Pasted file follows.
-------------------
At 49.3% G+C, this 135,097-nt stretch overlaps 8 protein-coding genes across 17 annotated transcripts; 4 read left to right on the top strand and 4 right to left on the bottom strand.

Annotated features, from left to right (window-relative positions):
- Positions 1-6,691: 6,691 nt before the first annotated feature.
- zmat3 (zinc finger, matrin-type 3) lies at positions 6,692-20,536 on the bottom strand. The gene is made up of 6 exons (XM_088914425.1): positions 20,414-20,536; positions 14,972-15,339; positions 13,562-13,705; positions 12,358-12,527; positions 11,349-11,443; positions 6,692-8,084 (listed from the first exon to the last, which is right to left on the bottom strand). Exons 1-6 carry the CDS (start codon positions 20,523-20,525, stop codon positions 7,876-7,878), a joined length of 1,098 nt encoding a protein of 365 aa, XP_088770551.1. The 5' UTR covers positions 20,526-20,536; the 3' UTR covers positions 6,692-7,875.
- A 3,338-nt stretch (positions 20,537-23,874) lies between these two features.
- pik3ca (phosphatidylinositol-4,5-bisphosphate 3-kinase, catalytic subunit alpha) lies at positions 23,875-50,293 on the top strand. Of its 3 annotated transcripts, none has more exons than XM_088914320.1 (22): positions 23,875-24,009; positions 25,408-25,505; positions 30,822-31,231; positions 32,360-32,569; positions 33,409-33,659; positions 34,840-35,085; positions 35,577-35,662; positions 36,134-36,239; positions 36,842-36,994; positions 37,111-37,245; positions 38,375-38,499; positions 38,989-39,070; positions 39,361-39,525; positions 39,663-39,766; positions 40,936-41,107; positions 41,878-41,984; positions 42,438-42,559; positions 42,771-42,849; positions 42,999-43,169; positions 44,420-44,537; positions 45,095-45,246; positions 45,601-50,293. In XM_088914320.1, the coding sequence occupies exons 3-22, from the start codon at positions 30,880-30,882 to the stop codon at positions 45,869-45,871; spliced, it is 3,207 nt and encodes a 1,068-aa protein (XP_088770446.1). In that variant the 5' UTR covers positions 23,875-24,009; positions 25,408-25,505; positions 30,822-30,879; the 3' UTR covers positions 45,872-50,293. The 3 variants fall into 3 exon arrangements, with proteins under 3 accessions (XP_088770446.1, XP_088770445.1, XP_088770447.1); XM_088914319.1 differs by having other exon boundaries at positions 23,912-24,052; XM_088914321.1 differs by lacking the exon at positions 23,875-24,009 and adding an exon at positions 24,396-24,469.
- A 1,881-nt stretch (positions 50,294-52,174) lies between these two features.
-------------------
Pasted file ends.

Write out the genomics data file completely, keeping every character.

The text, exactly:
At 49.3% G+C, this 135,097-nt stretch overlaps 8 protein-coding genes across 17 annotated transcripts; 4 read left to right on the top strand and 4 right to left on the bottom strand.

Annotated features, from left to right (window-relative positions):
- Positions 1-6,691: 6,691 nt before the first annotated feature.
- zmat3 (zinc finger, matrin-type 3) lies at positions 6,692-20,536 on the bottom strand. The gene is made up of 6 exons (XM_088914425.1): positions 20,414-20,536; positions 14,972-15,339; positions 13,562-13,705; positions 12,358-12,527; positions 11,349-11,443; positions 6,692-8,084 (listed from the first exon to the last, which is right to left on the bottom strand). Exons 1-6 carry the CDS (start codon positions 20,523-20,525, stop codon positions 7,876-7,878), a joined length of 1,098 nt encoding a protein of 365 aa, XP_088770551.1. The 5' UTR covers positions 20,526-20,536; the 3' UTR covers positions 6,692-7,875.
- A 3,338-nt stretch (positions 20,537-23,874) lies between these two features.
- pik3ca (phosphatidylinositol-4,5-bisphosphate 3-kinase, catalytic subunit alpha) lies at positions 23,875-50,293 on the top strand. Of its 3 annotated transcripts, none has more exons than XM_088914320.1 (22): positions 23,875-24,009; positions 25,408-25,505; positions 30,822-31,231; positions 32,360-32,569; positions 33,409-33,659; positions 34,840-35,085; positions 35,577-35,662; positions 36,134-36,239; positions 36,842-36,994; positions 37,111-37,245; positions 38,375-38,499; positions 38,989-39,070; positions 39,361-39,525; positions 39,663-39,766; positions 40,936-41,107; positions 41,878-41,984; positions 42,438-42,559; positions 42,771-42,849; positions 42,999-43,169; positions 44,420-44,537; positions 45,095-45,246; positions 45,601-50,293. In XM_088914320.1, the coding sequence occupies exons 3-22, from the start codon at positions 30,880-30,882 to the stop codon at positions 45,869-45,871; spliced, it is 3,207 nt and encodes a 1,068-aa protein (XP_088770446.1). In that variant the 5' UTR covers positions 23,875-24,009; positions 25,408-25,505; positions 30,822-30,879; the 3' UTR covers positions 45,872-50,293. The 3 variants fall into 3 exon arrangements, with proteins under 3 accessions (XP_088770446.1, XP_088770445.1, XP_088770447.1); XM_088914319.1 differs by having other exon boundaries at positions 23,912-24,052; XM_088914321.1 differs by lacking the exon at positions 23,875-24,009 and adding an exon at positions 24,396-24,469.
- A 1,881-nt stretch (positions 50,294-52,174) lies between these two features.